People First Personnel

The Importance of Learning Culture in Recruitment


Every business and organisation develops its own culture over time, with many leaders purposefully guiding the culture in a particular direction. Some elements of a work culture can indeed be cultivated, while others tend to form naturally from the personalities in the workplace.

In recruitment, the culture can have a massive impact on the success of the business. That’s why it is important to develop a culture of learning where every member of the team is encouraged to keep improving their skills and expanding their knowledge.

So what exactly is a learning culture and how can we encourage its development in the workplace? Here we look at the benefits of a learning culture and how to implement one at your business.

What is a Learning Culture?

Cultivating a learning culture amongst your team goes far beyond simply providing training and professional development. These aspects are important of course, but a true learning culture derives from the attitude, values and beliefs of the team.

In a workplace with a strong learning culture, there will be no need to force training and development on anyone. It will be a part of the daily routine, with each member of staff possessing a keen appetite for broadening their horizons and levelling-up their skills.

Learning Culture Benefits

The benefits of a true learning culture are numerous, and they include measurable growth within the individuals as well as the business itself. It will make your team much more flexible and agile, with individuals and departments that can adapt to change and unexpected events.

Learning cultures can also increase profitability as your teams adopt smarter and more efficient ways of performing their tasks. This leads to an improvement in job satisfaction, which itself enhances the business’ appeal to talented candidates.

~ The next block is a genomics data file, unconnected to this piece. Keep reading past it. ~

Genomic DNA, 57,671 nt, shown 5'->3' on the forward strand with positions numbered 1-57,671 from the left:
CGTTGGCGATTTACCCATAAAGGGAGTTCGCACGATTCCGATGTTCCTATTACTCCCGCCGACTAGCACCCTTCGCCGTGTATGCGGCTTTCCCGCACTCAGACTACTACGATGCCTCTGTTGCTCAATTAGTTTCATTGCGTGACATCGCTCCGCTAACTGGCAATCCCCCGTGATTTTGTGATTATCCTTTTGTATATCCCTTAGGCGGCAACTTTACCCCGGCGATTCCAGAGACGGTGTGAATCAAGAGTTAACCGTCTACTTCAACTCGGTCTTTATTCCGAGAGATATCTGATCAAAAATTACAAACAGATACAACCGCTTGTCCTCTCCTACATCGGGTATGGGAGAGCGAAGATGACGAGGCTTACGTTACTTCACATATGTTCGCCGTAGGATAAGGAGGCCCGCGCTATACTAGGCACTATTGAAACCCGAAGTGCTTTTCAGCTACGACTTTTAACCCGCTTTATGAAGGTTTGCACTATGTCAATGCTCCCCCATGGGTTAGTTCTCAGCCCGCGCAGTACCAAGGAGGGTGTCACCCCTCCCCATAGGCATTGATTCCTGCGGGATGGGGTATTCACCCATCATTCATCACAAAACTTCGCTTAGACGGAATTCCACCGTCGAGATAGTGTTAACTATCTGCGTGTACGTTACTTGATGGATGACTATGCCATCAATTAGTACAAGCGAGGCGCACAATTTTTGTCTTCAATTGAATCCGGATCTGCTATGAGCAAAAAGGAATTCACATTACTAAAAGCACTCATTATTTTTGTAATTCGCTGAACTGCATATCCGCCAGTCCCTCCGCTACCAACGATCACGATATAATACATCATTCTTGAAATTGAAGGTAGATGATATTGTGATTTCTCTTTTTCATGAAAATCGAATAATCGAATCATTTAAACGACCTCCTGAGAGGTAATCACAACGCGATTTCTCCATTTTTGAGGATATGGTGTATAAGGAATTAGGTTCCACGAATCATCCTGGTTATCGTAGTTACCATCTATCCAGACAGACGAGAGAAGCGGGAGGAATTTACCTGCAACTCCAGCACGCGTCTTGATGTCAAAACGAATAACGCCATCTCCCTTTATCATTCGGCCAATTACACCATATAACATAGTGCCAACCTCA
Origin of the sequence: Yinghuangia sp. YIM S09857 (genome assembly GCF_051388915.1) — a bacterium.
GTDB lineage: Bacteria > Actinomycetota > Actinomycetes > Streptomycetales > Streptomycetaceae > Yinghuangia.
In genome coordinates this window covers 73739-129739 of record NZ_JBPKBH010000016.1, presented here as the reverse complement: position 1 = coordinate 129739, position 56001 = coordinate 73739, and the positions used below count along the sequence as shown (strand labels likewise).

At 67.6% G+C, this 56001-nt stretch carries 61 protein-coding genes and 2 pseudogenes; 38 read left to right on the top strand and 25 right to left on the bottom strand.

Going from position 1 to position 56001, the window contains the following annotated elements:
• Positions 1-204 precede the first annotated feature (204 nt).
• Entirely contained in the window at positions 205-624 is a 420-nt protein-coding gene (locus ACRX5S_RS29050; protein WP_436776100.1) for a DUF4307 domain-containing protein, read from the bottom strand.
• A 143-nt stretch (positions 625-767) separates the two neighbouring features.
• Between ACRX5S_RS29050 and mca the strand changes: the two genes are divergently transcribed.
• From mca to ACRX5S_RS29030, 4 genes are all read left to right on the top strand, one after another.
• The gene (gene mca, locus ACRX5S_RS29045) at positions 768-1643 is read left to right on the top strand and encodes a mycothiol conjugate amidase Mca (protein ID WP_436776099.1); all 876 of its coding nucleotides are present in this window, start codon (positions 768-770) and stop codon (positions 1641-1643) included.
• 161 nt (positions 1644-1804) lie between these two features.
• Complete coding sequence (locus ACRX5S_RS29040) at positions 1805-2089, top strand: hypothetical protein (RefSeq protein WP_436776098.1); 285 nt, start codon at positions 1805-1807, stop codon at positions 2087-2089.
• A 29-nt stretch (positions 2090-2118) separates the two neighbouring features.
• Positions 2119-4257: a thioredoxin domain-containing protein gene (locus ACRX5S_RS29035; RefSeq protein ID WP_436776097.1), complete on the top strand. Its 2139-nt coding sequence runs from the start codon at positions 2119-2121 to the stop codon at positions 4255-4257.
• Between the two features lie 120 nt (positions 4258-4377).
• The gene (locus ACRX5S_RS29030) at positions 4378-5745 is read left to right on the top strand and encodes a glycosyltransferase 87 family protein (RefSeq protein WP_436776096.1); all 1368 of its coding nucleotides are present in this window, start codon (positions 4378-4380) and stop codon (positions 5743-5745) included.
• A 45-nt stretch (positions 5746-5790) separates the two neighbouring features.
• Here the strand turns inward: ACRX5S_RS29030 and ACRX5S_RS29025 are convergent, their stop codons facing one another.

How to Introduce a Learning Culture

Introducing a learning culture is obviously the first step if it doesn’t already exist at your workplace. It takes time, as all cultural elements do, and will require team work and synergy between departments.

It won’t be possible to develop a truly beneficial learning culture if certain departments operate completely separately from each other. There must be inter-departmental collaboration in order for the learning culture to become truly embedded in the business.

Training and development must also become a normal part of the day, and not something that happens every now and then. It should be woven into the very fabric of the business from top to bottom and everywhere in between. The training should be structured and measurable so that constant improvement is a natural by-product of the day-to-day operations.

One good method is to implement is group learning, where everyone can share their knowledge and help each other learn. Group learning also helps establish and maintain the shared set of values and priorities that are the foundation stones of any culture.

Learning Culture Leadership

Leadership is crucial when it comes to developing a learning culture in the workplace. Managers, department heads and team leaders all influence the workplace culture every day, so they must be on board and working together to introduce the culture of learning.

These leaders have the most opportunity to communicate with both regular employees as well as executives, and it is them who are ideally positioned to amplify the importance and relevance of learning and development.

The leadership within a business will set the targets and constantly review everyone’s progression. They will also be responsible for rewarding team members who enthusiastically buy into the learning culture and keep improving themselves and those around them.

In the recruitment environment, the leadership will also be guiding the teams towards the most valuable and relevant skills in their roles and beyond. This ultimately creates a self-sustaining cycle of positive reinforcement which is how the learning culture will become embedded in the ethos of the business.

It doesn’t happen overnight, and it needs everybody to get on board with the concept. But once it becomes embedded, your learning culture will keep improving and motivating your team in perpetuity.

Other news